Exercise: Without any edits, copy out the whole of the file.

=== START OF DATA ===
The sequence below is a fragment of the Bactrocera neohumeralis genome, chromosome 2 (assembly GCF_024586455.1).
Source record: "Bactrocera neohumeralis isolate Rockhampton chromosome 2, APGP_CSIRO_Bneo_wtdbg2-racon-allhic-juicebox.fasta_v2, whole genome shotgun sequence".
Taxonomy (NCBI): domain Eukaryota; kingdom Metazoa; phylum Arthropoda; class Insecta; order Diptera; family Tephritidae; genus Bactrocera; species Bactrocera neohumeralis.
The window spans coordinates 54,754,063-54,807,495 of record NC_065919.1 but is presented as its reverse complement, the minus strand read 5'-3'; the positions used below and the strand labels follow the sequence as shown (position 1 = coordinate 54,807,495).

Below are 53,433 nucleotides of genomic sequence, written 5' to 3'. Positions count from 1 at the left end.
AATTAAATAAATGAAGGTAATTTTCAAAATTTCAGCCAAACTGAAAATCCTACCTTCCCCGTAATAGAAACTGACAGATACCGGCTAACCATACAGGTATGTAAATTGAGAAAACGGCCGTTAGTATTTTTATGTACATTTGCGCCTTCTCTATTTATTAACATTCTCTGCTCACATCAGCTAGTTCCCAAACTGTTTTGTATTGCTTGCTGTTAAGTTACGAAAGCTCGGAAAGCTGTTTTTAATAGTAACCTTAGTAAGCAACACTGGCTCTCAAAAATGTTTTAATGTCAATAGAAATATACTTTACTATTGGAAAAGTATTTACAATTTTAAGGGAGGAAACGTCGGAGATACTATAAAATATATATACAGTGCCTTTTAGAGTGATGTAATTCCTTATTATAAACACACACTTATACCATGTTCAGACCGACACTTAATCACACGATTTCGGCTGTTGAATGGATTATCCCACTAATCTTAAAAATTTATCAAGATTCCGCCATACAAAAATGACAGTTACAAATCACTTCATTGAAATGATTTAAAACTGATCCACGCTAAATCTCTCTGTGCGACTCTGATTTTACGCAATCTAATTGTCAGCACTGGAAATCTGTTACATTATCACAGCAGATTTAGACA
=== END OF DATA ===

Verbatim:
The sequence below is a fragment of the Bactrocera neohumeralis genome, chromosome 2 (assembly GCF_024586455.1).
Source record: "Bactrocera neohumeralis isolate Rockhampton chromosome 2, APGP_CSIRO_Bneo_wtdbg2-racon-allhic-juicebox.fasta_v2, whole genome shotgun sequence".
Taxonomy (NCBI): domain Eukaryota; kingdom Metazoa; phylum Arthropoda; class Insecta; order Diptera; family Tephritidae; genus Bactrocera; species Bactrocera neohumeralis.
The window spans coordinates 54,754,063-54,807,495 of record NC_065919.1 but is presented as its reverse complement, the minus strand read 5'-3'; the positions used below and the strand labels follow the sequence as shown (position 1 = coordinate 54,807,495).

Below are 53,433 nucleotides of genomic sequence, written 5' to 3'. Positions count from 1 at the left end.
AATTAAATAAATGAAGGTAATTTTCAAAATTTCAGCCAAACTGAAAATCCTACCTTCCCCGTAATAGAAACTGACAGATACCGGCTAACCATACAGGTATGTAAATTGAGAAAACGGCCGTTAGTATTTTTATGTACATTTGCGCCTTCTCTATTTATTAACATTCTCTGCTCACATCAGCTAGTTCCCAAACTGTTTTGTATTGCTTGCTGTTAAGTTACGAAAGCTCGGAAAGCTGTTTTTAATAGTAACCTTAGTAAGCAACACTGGCTCTCAAAAATGTTTTAATGTCAATAGAAATATACTTTACTATTGGAAAAGTATTTACAATTTTAAGGGAGGAAACGTCGGAGATACTATAAAATATATATACAGTGCCTTTTAGAGTGATGTAATTCCTTATTATAAACACACACTTATACCATGTTCAGACCGACACTTAATCACACGATTTCGGCTGTTGAATGGATTATCCCACTAATCTTAAAAATTTATCAAGATTCCGCCATACAAAAATGACAGTTACAAATCACTTCATTGAAATGATTTAAAACTGATCCACGCTAAATCTCTCTGTGCGACTCTGATTTTACGCAATCTAATTGTCAGCACTGGAAATCTGTTACATTATCACAGCAGATTTAGACA